Then there's art itself. I blogged recently about my disappointment with the Olympics Committee for choosing the same old bunch of highly commercial celeb artists to create the Olympics and Paralympic posters, rather than encouraging and promoting new talent. Guaranteed sales you see. It's the easy option. Maximum profit. That's all that matters.

My brother told me an interesting story the other day. He's a photographer who's gone back to university as a 40-something mature student to do a degree in photography. Almost everyone else on the course is in their late teens or early twenties. In their world, digital photography and Photoshop have always existed. So when their tutor made them use film cameras, they panicked. Suddenly, they had only 12 or 24 shots on their rolls of film to lay with. Suddenly they had to really think about composition and light and focus as there would be no Photoshop to correct it. Their normal approach was to take 50 shots, select the best one (usually obtained by sheer fluke) and then tweak it with software. To a man and women, they all agreed that making photography harder had made them all better photographers.

The universe is a complex and mysterious place. The aim of science is to make sense of it all. Yes, all art can ultimately be reduced to pure mathematical formulae. But is that what we want? Do we want art tailored for maximum profitability and success? Or do we want passion, talent and originality?

I'll stop here. I don't want to look any more curmudgeonly than I already do. That's not my intention at all. I'm just concerned that by making everything too easy, we're losing something that makes us human. It's good to strive. It's character building to fail. It's so rewarding to feel the glow that comes with achievement and discovery. You don't get that passion when the machines do all the work for you.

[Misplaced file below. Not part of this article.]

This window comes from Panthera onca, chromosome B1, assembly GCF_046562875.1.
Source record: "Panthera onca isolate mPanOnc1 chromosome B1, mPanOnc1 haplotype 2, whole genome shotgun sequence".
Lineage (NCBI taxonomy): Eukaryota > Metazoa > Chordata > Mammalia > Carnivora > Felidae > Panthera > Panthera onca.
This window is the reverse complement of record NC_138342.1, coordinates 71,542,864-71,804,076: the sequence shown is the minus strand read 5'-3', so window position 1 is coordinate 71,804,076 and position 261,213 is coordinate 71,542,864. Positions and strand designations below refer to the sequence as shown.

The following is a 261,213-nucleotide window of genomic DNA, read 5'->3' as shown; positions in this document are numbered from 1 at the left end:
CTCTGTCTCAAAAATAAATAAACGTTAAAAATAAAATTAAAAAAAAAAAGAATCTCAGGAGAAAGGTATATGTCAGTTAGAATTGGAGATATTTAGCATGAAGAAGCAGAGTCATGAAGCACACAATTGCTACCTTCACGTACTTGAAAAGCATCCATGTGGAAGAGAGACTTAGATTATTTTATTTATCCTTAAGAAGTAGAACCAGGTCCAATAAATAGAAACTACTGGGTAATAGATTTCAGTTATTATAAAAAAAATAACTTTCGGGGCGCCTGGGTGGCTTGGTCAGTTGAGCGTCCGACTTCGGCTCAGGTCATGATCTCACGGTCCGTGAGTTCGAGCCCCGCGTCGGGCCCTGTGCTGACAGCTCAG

I have this awful dystopian vision of a future where no one knows anything any more because something is doing all of the remembering for them. It's a world where people's dumb answers on quiz shows get ever dumber. It's a world where the only important aim is the acquisition of wealth; a place where music is designed by software to please the largest demographic of people; a world where the only books published by the larger publishing houses are aimed at the mass market; a world where art is designed to match the interior of people's houses rather than driven by the passions of the artists.

It's a world where the most creative people can no longer earn a living from what they do; where unprofitable 'non-formula' singer-songwriters can't get recording contracts or afford to work as musicians; a world where the most amazing new literature only exists in small vanity imprints that earn their writers a pittance. In short, it's a world where the rich get richer, where innovation is shunned as noncommercial and where originality is another word for 'unsaleable'. That's not the world I want.

I want quirky and inefficient. I want artistry and Bohemian eccentricity. I want experts and smartarses. I'd rather know things than not know things. I want to 'walk the walk' in learning a skill or craft. I want to put in the hours to earn the right to call myself a writer, a musician, an artist. I don't want software to be making artistic decisions for me. I don't want to be so reliant on technology that I no longer bother to learn anything.

I will choose passion over efficiency any day. It's the difference between having a lover and having a hooker. Which, in the end, is the most rewarding and satisfying?